From the Workshop - Part 2 archive

Thursday 21 February 2013

With his grandson showing an interest in carving Ben Hawthorne helps him pursue it

Gallery

Over the school summer holidays I get to see quite a lot of Will as his Mum and Dad find it difficult to be at home for the whole break as both have jobs that take up a lot of their time. The days of Mums being at home all day while Dad is out at work have long gone; whether it is good for family life or not is a matter for debate, but I do know that it gives grandparents like me more time with our grandchildren.

It is good that Will has shown an interest in what I do as it means that he needs no encouragement to come and stay with us for a few days and it takes a bit of pressure off his parents. He came over for a couple of days last week and we did a few odd jobs in the workshop and garden. Because of the wet weather the garden needed a bit of clearing up, which we did while the sun was out and then retired inside when it started to rain.

Carving for beginners

Will asked about doing some carving so I suggested that we did a bit of preparation. I have made a point of not pushing him as carving is something that you really need to want to do or it can become very tedious and frustrating when things don't work out as planned.

I thought we would start with some simple, shallow relief plaques as they don't take a terrific amount of time and are not that physically demanding for an eight-year-old.

I always use something similar to the old bench hooks that we used at school when I do relief work as it means that I can pick it up at any time to look at it more closely - something you can't do if it is fixed down. I thought we could make a couple of these of different sizes for any future projects. When I suggested this to Will he was very enthusiastic so we went along with that plan.

Preparing to carve

I had some odd offcuts of MDF in the workshop so we decided to use them. I kept them at their original size because it is nasty stuff to cut with a power saw due to the dust. We cut some 50 x 25mm pine (Pinus spp.) for each edge and I marked the position of the screw holes for Will to help me drill. He insisted on screwing them together and, with a little extra tightening, all went to plan.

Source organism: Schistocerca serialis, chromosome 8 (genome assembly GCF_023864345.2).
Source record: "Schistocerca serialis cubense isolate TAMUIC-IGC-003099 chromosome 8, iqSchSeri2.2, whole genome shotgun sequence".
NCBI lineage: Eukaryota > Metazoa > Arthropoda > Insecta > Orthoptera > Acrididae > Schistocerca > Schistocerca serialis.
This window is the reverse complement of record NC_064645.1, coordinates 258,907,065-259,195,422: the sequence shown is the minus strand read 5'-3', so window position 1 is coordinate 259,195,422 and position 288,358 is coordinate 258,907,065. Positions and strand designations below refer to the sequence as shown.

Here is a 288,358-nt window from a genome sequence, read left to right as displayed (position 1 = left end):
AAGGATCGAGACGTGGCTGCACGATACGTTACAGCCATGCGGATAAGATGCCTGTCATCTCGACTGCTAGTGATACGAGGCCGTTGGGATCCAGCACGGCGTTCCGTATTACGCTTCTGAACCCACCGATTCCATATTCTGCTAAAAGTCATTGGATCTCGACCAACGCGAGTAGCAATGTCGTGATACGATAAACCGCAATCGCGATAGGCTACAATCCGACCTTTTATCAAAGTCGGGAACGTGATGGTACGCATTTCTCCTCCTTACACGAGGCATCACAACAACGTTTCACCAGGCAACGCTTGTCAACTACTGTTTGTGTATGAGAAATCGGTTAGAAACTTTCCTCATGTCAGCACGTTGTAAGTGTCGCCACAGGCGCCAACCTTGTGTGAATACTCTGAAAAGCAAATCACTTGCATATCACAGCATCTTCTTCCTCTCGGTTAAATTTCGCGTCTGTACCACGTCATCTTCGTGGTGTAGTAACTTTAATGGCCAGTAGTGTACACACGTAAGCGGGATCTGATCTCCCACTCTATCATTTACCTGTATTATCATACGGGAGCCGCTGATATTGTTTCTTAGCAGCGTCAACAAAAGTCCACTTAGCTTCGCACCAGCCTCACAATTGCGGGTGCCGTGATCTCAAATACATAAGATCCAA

We then marked out and cut two blocks of lime (Tilia vulgaris), measuring 150 x 150 x 25mm and placed one of them on the board in a variety of positions marking out where would be the best place to put pegs. Will thought it great to have the responsibility of marking the positions and I made a point of not checking his decisions. The positions were not critical and it was worth the pleasure he got from his responsibility. We drilled all the holes on the drill stand so that the dowels I had were a fairly tight fit, making sure that we could get them out quite easily. This setup meant that he could secure the block in any position yet still be carving away from his body.

Sketching and safety

With the palm gouges we bought for him he was now ready to go. Because he had been watching the Olympics and Usain Bolt has become his super hero I thought that might be a good place to start. There was no possibility of him getting all the anatomy

and proportions right on his own, so before his next visit I drew up a simple picture of a runner using a picture of Usain Bolt as a guide and transferred this onto the block of wood.

Helen, his mother, has been a little hesitant about Will using sharp tools but he has tried using soap at school and is very eager to start using wood instead. The important thing is that if he is that keen there is a good chance that he will take more notice of the safety element. He has, after all, been helping me in the workshop for a considerable time without any major disasters. If this first real project turns out all right then perhaps Helen will feel better. I know he is keen to get started so we shall see how things go on his next visit.


Woodworkers Institute

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